Making Up Is Hard To Do
By Fr. John Abdalah
If Neil Sedaka is right, and “Breaking Up Is Hard to Do,” what would we say about making up? Making up sure isn’t easy, but it is what Christianity and life are all about. Christ took on ﬂesh to restore fallen mankind, broken up, to God. Jesus was born to join that which is separated together again. He came to heal people, broken and sick by sin, and restore them to oneness with Him.
Making up requires humility. We must put our pride, fears of rejection and embarrassment aside. We must be loving and vulnerable to enter the difﬁcult process of making up. We must overcome our fear of rejection and of being hurt, to open our hearts to restore and be restored to each other. Lent is a great time to make up. The Church, our mother and nurturer, gives us this time every year to forgive each other and to journey home to the path of holiness and wholeness which is in Christ. She gives us a way to break free of our hurts, distractions and sin to come home. She does this through invitations to fervent prayer, frequent gatherings, fasting, education and alms-giving. She calls us away from contemplation of ourselves, self-indulgent behaviors concerning food and time, to a Lenten journey to Pascha, the Passover into heaven which, in Christ, is at hand!
I confess to you that when I have been hurt, I am cautious around those who have hurt me. I am afraid to trust those who have disappointed me and worry about being vulnerable in their presence. How terrible it would be for me if God were like me! He doesn’t run away; rather He gives opportunities to start again. He makes up with me and regenerates our relationship.
The enemy of making up is pride. Pride says that I don’t need God and I don’t need to make up. Pride tells me that I can make it on my own. Pride tells me to be self-sufﬁcient and to be strong. The truth is that not being right with God makes us outside of a relationship with God. That puts us in bad company. Further, the truth is that not making up with each other puts us outside of God’s grace as well. We can’t be loving God and sharing His love while we are busy being angry with each other, and hateful to each other.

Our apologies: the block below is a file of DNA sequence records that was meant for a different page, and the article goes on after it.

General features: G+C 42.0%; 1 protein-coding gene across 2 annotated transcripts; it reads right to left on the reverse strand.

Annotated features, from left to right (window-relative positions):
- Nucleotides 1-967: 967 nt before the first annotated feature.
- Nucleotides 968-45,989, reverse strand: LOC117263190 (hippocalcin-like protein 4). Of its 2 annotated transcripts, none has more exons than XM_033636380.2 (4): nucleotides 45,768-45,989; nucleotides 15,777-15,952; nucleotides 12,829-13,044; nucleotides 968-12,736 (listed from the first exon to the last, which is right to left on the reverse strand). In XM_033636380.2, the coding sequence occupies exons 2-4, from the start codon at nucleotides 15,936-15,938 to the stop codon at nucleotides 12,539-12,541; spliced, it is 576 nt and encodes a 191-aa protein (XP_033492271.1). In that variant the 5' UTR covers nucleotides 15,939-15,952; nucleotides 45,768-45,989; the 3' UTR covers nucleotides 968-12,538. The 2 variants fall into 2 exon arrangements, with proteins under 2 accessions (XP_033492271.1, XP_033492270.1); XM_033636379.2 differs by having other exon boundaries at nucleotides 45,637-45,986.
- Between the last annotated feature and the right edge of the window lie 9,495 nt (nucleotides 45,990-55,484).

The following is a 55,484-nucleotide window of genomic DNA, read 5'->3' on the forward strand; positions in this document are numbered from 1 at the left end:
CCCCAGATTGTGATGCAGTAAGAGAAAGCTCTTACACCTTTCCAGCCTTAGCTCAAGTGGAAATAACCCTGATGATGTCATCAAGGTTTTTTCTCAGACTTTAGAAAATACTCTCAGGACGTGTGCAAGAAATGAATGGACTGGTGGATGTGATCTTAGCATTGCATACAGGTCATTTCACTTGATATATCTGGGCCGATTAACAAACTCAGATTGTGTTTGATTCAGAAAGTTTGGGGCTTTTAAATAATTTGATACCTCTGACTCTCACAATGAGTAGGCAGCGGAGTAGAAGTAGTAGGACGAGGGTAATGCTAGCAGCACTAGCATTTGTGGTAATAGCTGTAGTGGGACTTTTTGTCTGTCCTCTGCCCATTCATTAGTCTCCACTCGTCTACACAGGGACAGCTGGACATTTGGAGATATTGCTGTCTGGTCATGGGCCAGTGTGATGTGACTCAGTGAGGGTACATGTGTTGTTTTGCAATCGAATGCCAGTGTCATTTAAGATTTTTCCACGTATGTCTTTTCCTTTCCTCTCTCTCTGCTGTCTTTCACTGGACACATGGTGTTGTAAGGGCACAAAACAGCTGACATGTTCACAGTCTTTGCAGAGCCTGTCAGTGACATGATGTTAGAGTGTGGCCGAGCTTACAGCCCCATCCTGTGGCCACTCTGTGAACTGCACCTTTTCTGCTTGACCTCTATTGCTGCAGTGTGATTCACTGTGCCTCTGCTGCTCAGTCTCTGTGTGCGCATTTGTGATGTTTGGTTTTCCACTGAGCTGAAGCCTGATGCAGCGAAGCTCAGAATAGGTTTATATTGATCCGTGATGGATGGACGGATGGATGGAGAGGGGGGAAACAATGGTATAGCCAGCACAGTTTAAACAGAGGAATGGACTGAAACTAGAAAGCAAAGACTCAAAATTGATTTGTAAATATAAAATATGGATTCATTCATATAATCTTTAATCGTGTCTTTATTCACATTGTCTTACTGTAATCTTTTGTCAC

A second enemy of making up is fear. I am afraid that if I make up, I will look weak and you may take advantage of me. If I stand with God, I need not fear you or anyone else. God is God, and His choice to love and hold me is enough for me.
A crazy fear of mine is that God will want me to do something outrageous if I make up with Him. I keep this fear even though God has never called me to do anything that was negative or self-destructive before. I hold this fear even though God has never hurt anyone I know. He calls me to be me, nothing more or less. This makes my fear neurotic (not based in reality, or at least exaggerated), though knowing it to be neurotic doesn’t take it away. I need to hear His word, Fear not!
The closer we are to God, the more we see our sins, and this is uncomfortable. Maybe that is why I have trouble making up. Nevertheless, God is God, He expresses Truth and He loves me and calls me home. He wants to make up with me.
This Lent is the Lent I choose to make up with God and those whom I have offended and are offending. Don’t be too surprised if you get a call from me asking if we can make up with each other and with God. If you don’t hear from me, simply know that I ask your forgiveness and invite you to make up with me and with God. I ask this, knowing how “making up is hard to do.”